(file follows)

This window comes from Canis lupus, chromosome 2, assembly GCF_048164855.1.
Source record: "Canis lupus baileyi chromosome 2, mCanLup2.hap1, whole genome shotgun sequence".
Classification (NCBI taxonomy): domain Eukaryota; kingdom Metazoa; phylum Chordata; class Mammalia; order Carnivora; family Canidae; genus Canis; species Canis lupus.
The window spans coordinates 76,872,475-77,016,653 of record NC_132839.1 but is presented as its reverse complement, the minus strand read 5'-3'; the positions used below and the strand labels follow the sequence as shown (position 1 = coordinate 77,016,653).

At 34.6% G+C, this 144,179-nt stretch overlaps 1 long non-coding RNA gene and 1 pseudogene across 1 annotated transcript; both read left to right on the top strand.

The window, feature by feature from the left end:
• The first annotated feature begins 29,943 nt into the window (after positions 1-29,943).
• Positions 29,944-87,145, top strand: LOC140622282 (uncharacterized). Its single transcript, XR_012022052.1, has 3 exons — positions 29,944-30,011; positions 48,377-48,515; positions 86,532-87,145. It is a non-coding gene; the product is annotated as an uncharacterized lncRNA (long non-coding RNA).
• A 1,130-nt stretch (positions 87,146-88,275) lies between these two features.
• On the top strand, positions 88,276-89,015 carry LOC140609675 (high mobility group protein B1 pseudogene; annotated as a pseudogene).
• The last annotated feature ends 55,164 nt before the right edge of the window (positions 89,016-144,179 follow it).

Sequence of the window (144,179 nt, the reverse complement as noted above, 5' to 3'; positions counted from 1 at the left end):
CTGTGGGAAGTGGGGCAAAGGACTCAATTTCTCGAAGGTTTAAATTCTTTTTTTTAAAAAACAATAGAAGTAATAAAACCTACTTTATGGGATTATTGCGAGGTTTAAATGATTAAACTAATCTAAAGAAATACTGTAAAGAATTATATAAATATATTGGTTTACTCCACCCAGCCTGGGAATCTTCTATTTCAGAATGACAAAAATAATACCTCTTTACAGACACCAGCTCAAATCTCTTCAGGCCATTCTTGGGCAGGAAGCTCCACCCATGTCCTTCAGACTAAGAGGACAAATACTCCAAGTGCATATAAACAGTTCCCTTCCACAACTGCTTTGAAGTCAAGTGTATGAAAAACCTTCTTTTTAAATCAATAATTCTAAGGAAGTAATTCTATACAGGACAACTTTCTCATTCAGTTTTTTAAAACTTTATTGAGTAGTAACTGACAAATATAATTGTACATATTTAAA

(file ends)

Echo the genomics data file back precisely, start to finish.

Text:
This window comes from Canis lupus, chromosome 2, assembly GCF_048164855.1.
Source record: "Canis lupus baileyi chromosome 2, mCanLup2.hap1, whole genome shotgun sequence".
Classification (NCBI taxonomy): domain Eukaryota; kingdom Metazoa; phylum Chordata; class Mammalia; order Carnivora; family Canidae; genus Canis; species Canis lupus.
The window spans coordinates 76,872,475-77,016,653 of record NC_132839.1 but is presented as its reverse complement, the minus strand read 5'-3'; the positions used below and the strand labels follow the sequence as shown (position 1 = coordinate 77,016,653).

At 34.6% G+C, this 144,179-nt stretch overlaps 1 long non-coding RNA gene and 1 pseudogene across 1 annotated transcript; both read left to right on the top strand.

The window, feature by feature from the left end:
• The first annotated feature begins 29,943 nt into the window (after positions 1-29,943).
• Positions 29,944-87,145, top strand: LOC140622282 (uncharacterized). Its single transcript, XR_012022052.1, has 3 exons — positions 29,944-30,011; positions 48,377-48,515; positions 86,532-87,145. It is a non-coding gene; the product is annotated as an uncharacterized lncRNA (long non-coding RNA).
• A 1,130-nt stretch (positions 87,146-88,275) lies between these two features.
• On the top strand, positions 88,276-89,015 carry LOC140609675 (high mobility group protein B1 pseudogene; annotated as a pseudogene).
• The last annotated feature ends 55,164 nt before the right edge of the window (positions 89,016-144,179 follow it).

Sequence of the window (144,179 nt, the reverse complement as noted above, 5' to 3'; positions counted from 1 at the left end):
CTGTGGGAAGTGGGGCAAAGGACTCAATTTCTCGAAGGTTTAAATTCTTTTTTTTAAAAAACAATAGAAGTAATAAAACCTACTTTATGGGATTATTGCGAGGTTTAAATGATTAAACTAATCTAAAGAAATACTGTAAAGAATTATATAAATATATTGGTTTACTCCACCCAGCCTGGGAATCTTCTATTTCAGAATGACAAAAATAATACCTCTTTACAGACACCAGCTCAAATCTCTTCAGGCCATTCTTGGGCAGGAAGCTCCACCCATGTCCTTCAGACTAAGAGGACAAATACTCCAAGTGCATATAAACAGTTCCCTTCCACAACTGCTTTGAAGTCAAGTGTATGAAAAACCTTCTTTTTAAATCAATAATTCTAAGGAAGTAATTCTATACAGGACAACTTTCTCATTCAGTTTTTTAAAACTTTATTGAGTAGTAACTGACAAATATAATTGTACATATTTAAA